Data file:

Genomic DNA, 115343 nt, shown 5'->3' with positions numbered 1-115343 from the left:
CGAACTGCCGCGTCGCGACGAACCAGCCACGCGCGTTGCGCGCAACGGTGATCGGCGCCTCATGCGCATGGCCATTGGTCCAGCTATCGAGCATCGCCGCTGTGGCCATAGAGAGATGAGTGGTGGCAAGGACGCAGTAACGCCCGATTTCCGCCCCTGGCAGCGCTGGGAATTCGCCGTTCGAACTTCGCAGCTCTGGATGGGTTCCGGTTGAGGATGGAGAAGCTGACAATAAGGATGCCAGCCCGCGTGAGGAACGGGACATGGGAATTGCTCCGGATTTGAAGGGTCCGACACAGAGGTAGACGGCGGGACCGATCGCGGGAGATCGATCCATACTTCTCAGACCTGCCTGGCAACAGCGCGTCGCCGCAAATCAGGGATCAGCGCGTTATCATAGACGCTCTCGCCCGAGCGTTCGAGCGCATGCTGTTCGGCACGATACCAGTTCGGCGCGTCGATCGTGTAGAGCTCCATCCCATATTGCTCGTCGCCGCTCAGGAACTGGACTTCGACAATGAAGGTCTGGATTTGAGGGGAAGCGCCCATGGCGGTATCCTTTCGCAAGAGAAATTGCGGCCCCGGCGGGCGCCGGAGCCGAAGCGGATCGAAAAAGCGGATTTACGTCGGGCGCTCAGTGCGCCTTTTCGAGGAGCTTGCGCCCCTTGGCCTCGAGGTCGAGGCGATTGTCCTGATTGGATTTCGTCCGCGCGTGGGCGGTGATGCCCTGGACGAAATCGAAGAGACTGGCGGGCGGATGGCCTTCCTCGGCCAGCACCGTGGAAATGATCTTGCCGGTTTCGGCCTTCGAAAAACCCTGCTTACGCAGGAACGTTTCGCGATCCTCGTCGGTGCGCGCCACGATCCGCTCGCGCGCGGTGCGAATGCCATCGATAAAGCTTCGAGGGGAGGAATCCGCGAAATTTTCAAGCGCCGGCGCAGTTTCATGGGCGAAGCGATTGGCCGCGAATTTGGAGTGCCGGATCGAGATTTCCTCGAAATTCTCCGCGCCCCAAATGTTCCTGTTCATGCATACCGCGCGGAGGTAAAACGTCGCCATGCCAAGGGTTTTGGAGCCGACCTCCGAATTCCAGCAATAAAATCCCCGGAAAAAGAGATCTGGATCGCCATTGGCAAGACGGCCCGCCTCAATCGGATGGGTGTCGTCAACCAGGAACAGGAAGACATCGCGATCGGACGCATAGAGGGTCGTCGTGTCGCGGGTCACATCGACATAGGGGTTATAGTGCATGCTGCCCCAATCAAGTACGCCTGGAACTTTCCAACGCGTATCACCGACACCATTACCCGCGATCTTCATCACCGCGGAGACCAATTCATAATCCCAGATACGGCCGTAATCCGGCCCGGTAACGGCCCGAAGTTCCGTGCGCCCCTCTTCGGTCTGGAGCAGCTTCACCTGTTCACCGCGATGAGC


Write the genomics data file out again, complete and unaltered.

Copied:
Genomic DNA, 115343 nt, shown 5'->3' with positions numbered 1-115343 from the left:
CGAACTGCCGCGTCGCGACGAACCAGCCACGCGCGTTGCGCGCAACGGTGATCGGCGCCTCATGCGCATGGCCATTGGTCCAGCTATCGAGCATCGCCGCTGTGGCCATAGAGAGATGAGTGGTGGCAAGGACGCAGTAACGCCCGATTTCCGCCCCTGGCAGCGCTGGGAATTCGCCGTTCGAACTTCGCAGCTCTGGATGGGTTCCGGTTGAGGATGGAGAAGCTGACAATAAGGATGCCAGCCCGCGTGAGGAACGGGACATGGGAATTGCTCCGGATTTGAAGGGTCCGACACAGAGGTAGACGGCGGGACCGATCGCGGGAGATCGATCCATACTTCTCAGACCTGCCTGGCAACAGCGCGTCGCCGCAAATCAGGGATCAGCGCGTTATCATAGACGCTCTCGCCCGAGCGTTCGAGCGCATGCTGTTCGGCACGATACCAGTTCGGCGCGTCGATCGTGTAGAGCTCCATCCCATATTGCTCGTCGCCGCTCAGGAACTGGACTTCGACAATGAAGGTCTGGATTTGAGGGGAAGCGCCCATGGCGGTATCCTTTCGCAAGAGAAATTGCGGCCCCGGCGGGCGCCGGAGCCGAAGCGGATCGAAAAAGCGGATTTACGTCGGGCGCTCAGTGCGCCTTTTCGAGGAGCTTGCGCCCCTTGGCCTCGAGGTCGAGGCGATTGTCCTGATTGGATTTCGTCCGCGCGTGGGCGGTGATGCCCTGGACGAAATCGAAGAGACTGGCGGGCGGATGGCCTTCCTCGGCCAGCACCGTGGAAATGATCTTGCCGGTTTCGGCCTTCGAAAAACCCTGCTTACGCAGGAACGTTTCGCGATCCTCGTCGGTGCGCGCCACGATCCGCTCGCGCGCGGTGCGAATGCCATCGATAAAGCTTCGAGGGGAGGAATCCGCGAAATTTTCAAGCGCCGGCGCAGTTTCATGGGCGAAGCGATTGGCCGCGAATTTGGAGTGCCGGATCGAGATTTCCTCGAAATTCTCCGCGCCCCAAATGTTCCTGTTCATGCATACCGCGCGGAGGTAAAACGTCGCCATGCCAAGGGTTTTGGAGCCGACCTCCGAATTCCAGCAATAAAATCCCCGGAAAAAGAGATCTGGATCGCCATTGGCAAGACGGCCCGCCTCAATCGGATGGGTGTCGTCAACCAGGAACAGGAAGACATCGCGATCGGACGCATAGAGGGTCGTCGTGTCGCGGGTCACATCGACATAGGGGTTATAGTGCATGCTGCCCCAATCAAGTACGCCTGGAACTTTCCAACGCGTATCACCGACACCATTACCCGCGATCTTCATCACCGCGGAGACCAATTCATAATCCCAGATACGGCCGTAATCCGGCCCGGTAACGGCCCGAAGTTCCGTGCGCCCCTCTTCGGTCTGGAGCAGCTTCACCTGTTCACCGCGATGAGC